Ford announced that it would continue making its F-150 Lightning electric vehicles following a battery fire that suspended production for five weeks and resulted in a recall.
During a pre-delivery quality check in early February, a Lightning battery caught fire while charging in a company holding lot in Dearborn, Michigan. The fire damaged the truck and two nearby vehicles.
An investigation concluded that potentially defective battery cells were made during a four-week span that began at the end of last year, and Ford recalled 18 2023 model-year trucks that had been shipped to dealers.
The issue was traced back to a battery cell plant in Georgia operated by SK On, a unit of Korean supplier SK Innovation. Ford said it confirmed the root causes with SK On and implemented quality actions.
The automaker has not reported any injuries related to the issue.
Ford said resumed production would feature a “clean stock of battery packs” but did not include when F-150 Lightning deliveries would continue.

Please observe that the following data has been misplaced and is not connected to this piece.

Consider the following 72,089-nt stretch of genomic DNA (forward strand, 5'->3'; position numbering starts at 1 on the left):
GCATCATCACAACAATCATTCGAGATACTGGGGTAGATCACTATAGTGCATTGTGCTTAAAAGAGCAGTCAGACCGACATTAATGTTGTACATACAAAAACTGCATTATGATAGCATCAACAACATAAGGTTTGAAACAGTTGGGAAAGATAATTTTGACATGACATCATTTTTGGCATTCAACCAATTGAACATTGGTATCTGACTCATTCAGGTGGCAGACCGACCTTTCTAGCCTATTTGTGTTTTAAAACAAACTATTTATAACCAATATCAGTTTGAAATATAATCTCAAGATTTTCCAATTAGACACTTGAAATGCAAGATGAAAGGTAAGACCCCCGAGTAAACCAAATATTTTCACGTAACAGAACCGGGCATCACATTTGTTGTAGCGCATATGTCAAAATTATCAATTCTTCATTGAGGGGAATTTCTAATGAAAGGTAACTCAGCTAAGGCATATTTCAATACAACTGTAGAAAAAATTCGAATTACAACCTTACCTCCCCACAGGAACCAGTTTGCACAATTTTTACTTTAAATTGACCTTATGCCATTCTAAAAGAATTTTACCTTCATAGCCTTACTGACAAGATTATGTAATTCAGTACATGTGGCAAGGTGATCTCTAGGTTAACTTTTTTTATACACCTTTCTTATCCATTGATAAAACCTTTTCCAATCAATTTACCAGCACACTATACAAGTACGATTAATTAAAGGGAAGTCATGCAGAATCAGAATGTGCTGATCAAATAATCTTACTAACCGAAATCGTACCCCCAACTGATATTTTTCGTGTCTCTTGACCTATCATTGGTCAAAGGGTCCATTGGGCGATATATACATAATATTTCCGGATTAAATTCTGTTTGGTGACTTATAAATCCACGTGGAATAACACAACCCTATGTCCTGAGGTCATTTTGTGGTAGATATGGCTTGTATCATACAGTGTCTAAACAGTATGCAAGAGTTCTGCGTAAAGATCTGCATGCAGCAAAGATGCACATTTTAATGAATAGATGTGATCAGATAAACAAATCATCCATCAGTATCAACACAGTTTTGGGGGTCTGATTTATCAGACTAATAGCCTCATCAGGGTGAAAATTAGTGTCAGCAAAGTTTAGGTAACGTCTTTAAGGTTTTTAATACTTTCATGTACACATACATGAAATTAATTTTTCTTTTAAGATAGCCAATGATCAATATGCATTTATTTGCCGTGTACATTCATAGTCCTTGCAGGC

The fire and recall added to problems the company has experienced with the truck. Ford reportedly sold over 15,000 F-150 Lightnings last year, but according to spokeswoman Emma Berg, there is a backlog of approximately 200,000 reservations for the electric vehicle since the company stopped taking orders in December 2021.
However, the automaker announced in February that it would invest $3.5 billion to build a battery manufacturing plant in Michigan to combat the growing demand for the Lightning, which the company said could experience an increased production rate to 150,000 units annually.